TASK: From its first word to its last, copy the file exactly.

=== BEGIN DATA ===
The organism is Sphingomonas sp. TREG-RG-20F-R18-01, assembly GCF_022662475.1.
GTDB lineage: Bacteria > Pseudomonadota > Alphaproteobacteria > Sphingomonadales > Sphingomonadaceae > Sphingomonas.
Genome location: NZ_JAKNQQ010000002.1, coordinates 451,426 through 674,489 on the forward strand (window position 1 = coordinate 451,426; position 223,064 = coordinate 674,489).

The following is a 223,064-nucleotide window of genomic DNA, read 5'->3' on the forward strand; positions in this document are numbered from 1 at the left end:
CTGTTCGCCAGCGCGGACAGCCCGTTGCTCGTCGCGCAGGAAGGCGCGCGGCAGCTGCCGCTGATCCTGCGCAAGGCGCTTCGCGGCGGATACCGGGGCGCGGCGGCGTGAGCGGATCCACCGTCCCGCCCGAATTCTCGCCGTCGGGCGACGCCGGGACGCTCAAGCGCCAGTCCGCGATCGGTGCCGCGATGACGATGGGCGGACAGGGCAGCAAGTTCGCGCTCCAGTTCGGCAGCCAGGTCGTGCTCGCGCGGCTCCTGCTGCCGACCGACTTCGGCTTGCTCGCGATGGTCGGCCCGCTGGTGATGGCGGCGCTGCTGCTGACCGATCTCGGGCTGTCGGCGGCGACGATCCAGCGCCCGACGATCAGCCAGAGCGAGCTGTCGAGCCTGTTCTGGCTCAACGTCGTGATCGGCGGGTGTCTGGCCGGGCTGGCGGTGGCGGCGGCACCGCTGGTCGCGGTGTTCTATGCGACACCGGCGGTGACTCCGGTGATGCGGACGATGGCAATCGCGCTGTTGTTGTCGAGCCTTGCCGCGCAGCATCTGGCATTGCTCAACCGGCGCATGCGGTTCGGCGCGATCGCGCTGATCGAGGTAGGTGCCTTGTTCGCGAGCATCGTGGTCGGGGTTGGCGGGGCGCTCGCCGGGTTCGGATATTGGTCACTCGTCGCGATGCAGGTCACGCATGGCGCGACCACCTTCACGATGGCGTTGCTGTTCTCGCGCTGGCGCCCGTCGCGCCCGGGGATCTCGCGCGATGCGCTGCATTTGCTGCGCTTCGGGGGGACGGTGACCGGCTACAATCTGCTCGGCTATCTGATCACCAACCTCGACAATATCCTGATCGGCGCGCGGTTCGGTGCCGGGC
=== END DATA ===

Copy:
The organism is Sphingomonas sp. TREG-RG-20F-R18-01, assembly GCF_022662475.1.
GTDB lineage: Bacteria > Pseudomonadota > Alphaproteobacteria > Sphingomonadales > Sphingomonadaceae > Sphingomonas.
Genome location: NZ_JAKNQQ010000002.1, coordinates 451,426 through 674,489 on the forward strand (window position 1 = coordinate 451,426; position 223,064 = coordinate 674,489).

The following is a 223,064-nucleotide window of genomic DNA, read 5'->3' on the forward strand; positions in this document are numbered from 1 at the left end:
CTGTTCGCCAGCGCGGACAGCCCGTTGCTCGTCGCGCAGGAAGGCGCGCGGCAGCTGCCGCTGATCCTGCGCAAGGCGCTTCGCGGCGGATACCGGGGCGCGGCGGCGTGAGCGGATCCACCGTCCCGCCCGAATTCTCGCCGTCGGGCGACGCCGGGACGCTCAAGCGCCAGTCCGCGATCGGTGCCGCGATGACGATGGGCGGACAGGGCAGCAAGTTCGCGCTCCAGTTCGGCAGCCAGGTCGTGCTCGCGCGGCTCCTGCTGCCGACCGACTTCGGCTTGCTCGCGATGGTCGGCCCGCTGGTGATGGCGGCGCTGCTGCTGACCGATCTCGGGCTGTCGGCGGCGACGATCCAGCGCCCGACGATCAGCCAGAGCGAGCTGTCGAGCCTGTTCTGGCTCAACGTCGTGATCGGCGGGTGTCTGGCCGGGCTGGCGGTGGCGGCGGCACCGCTGGTCGCGGTGTTCTATGCGACACCGGCGGTGACTCCGGTGATGCGGACGATGGCAATCGCGCTGTTGTTGTCGAGCCTTGCCGCGCAGCATCTGGCATTGCTCAACCGGCGCATGCGGTTCGGCGCGATCGCGCTGATCGAGGTAGGTGCCTTGTTCGCGAGCATCGTGGTCGGGGTTGGCGGGGCGCTCGCCGGGTTCGGATATTGGTCACTCGTCGCGATGCAGGTCACGCATGGCGCGACCACCTTCACGATGGCGTTGCTGTTCTCGCGCTGGCGCCCGTCGCGCCCGGGGATCTCGCGCGATGCGCTGCATTTGCTGCGCTTCGGGGGGACGGTGACCGGCTACAATCTGCTCGGCTATCTGATCACCAACCTCGACAATATCCTGATCGGCGCGCGGTTCGGTGCCGGGC